Many thanks to SWLing Post contributor, Don Moore–noted author, traveler, and DXer–for the following guest post:
A DXpedition to East Sandy
By Don Moore
When I was in college over forty years ago, seven of us had a small DX club in central Pennsylvania. A couple of times a year we would gather at the house of one of our parents for an all-night DX session. We shared tips and ideas, had fun, and always heard some new DX. Good DX can happen anywhere if conditions are right and most of mine over the past fifty years took place at wherever home happened to be at the time. But most of my best experiences and best memories of DXing were not made at home. They were made by getting together to DX with other hobbyists such as we did back in college.
Nowadays when I get together to DX with other hobbyists it’s to go on a DXpedition, which is nothing more than taking your receiver to a place where DXing will be better than at home because there’s less noise and you can erect better antennas. Simple DXpeditions can be done from cars. My old friend Dave Valko used to go on what he called micro-DXpeditions. He drove to a remote spot in the mountains not far from town, laid out a few hundred feet of wire, and then DXed from his car for a couple hours. He frequently did this around dawn and around sunset and got some great DX. I know several other DXers that do this today, either at countryside locations or in large parks.
I’ve done micro-DXpeditions a few times. It’s fun but it always lacks an important element: other DXers. For me, the best DXpeditions aren’t just about hearing interesting stuff (although that is very important). They are also about sharing the hobby with other interested friends. And the best way to do that is to go on a real DXpedition with them.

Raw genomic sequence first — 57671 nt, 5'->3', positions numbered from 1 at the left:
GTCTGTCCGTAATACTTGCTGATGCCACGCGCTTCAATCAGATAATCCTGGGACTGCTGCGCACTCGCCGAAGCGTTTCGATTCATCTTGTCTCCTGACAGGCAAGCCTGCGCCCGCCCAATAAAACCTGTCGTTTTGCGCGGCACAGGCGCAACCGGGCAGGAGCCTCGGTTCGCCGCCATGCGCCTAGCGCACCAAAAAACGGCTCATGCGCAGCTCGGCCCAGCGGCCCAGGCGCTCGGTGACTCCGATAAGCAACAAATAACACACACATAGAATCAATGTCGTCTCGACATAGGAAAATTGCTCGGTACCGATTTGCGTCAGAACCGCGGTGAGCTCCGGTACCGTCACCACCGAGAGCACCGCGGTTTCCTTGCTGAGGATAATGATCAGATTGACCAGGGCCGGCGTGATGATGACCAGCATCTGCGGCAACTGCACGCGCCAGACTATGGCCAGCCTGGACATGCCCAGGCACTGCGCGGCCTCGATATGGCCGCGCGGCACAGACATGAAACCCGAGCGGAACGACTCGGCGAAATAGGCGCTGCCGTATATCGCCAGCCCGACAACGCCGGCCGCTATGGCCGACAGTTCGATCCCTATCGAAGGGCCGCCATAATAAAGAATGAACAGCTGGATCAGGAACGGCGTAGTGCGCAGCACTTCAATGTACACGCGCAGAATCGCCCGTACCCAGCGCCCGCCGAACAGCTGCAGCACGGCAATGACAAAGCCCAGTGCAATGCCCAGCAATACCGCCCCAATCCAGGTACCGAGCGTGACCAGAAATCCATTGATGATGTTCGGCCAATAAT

For three years in a row prior to the pandemic a group of eight of us had rented a lodge in rural central Ohio for an annual DXpedition. Covid shelved our plans for 2020 but by the summer of 2021 we were all looking forward to a fourth DXpedition in September. Then another wave of covid swept across the country and we canceled a few weeks before the event. Fortunately, the worst of those days are behind us and we finally had our fourth DXpedition the first week of October of this year. Unfortunately, only five of us could make it – Ralph Brandi, Mike Nikolich, Andy Robins, Mark Taylor and I.
For four nights our DXpedition home was the same place in western Pennsylvania that we had canceled at in 2021. The location was a rural house on the bluffs overlooking the Allegheny River near the old East Sandy railroad bridge (now a hiking trail). It’s always a gamble going to a new place chosen solely based on the AirBnB listing and other information found online. But this site had all the appearances of being a good place to DX from. The pictures and Google satellite view showed that there were trees around the house and large nearby open fields surrounded by woodland. The terrain was relatively flat when viewed on 3D satellite view. We would have plenty of space for a variety of antennas. Furthermore, it didn’t look to be a noisy location. The nearest neighbor was over a quarter mile to the south and because the house was the last one on the road that powerlines stopped at the driveway. I couldn’t have done much better if I had designed the location myself.
Good antennas are the most important part of any DXpedition and erecting them is usually the most time-consuming part of set-up. Still, you never really know what’s going to fit until you’re there. I arrived at 2 p.m. and Mark pulled in a few minutes later. We immediately walked the grounds and were pleased with what we saw. Ralph arrived while we were laying out the first antenna. Mike and Andy arrived later in the afternoon in time to help finish up.
Our DXpedition antenna farm consisted of two delta loops, a DKaz, and two BOGs. The delta loops used Wellbrook ALA-100LN units and are as I described a few years ago in my article on radio travel. These are easy to erect and are good all-around antennas for anything below 30 MegaHertz. The DKaz (instructions here) is a rather complex-to-build antenna designed for medium wave. Ralph uses one at home which he had taken down for the summer to make yard work easier. He brought the pieces and put it up by himself. The two BOGs (Beverage-on-the-ground) were a 300-meter wire to the northeast and a 220-meter wire to the north. Beverages are good for long wave, medium wave, and the lower shortwave frequencies. Continue reading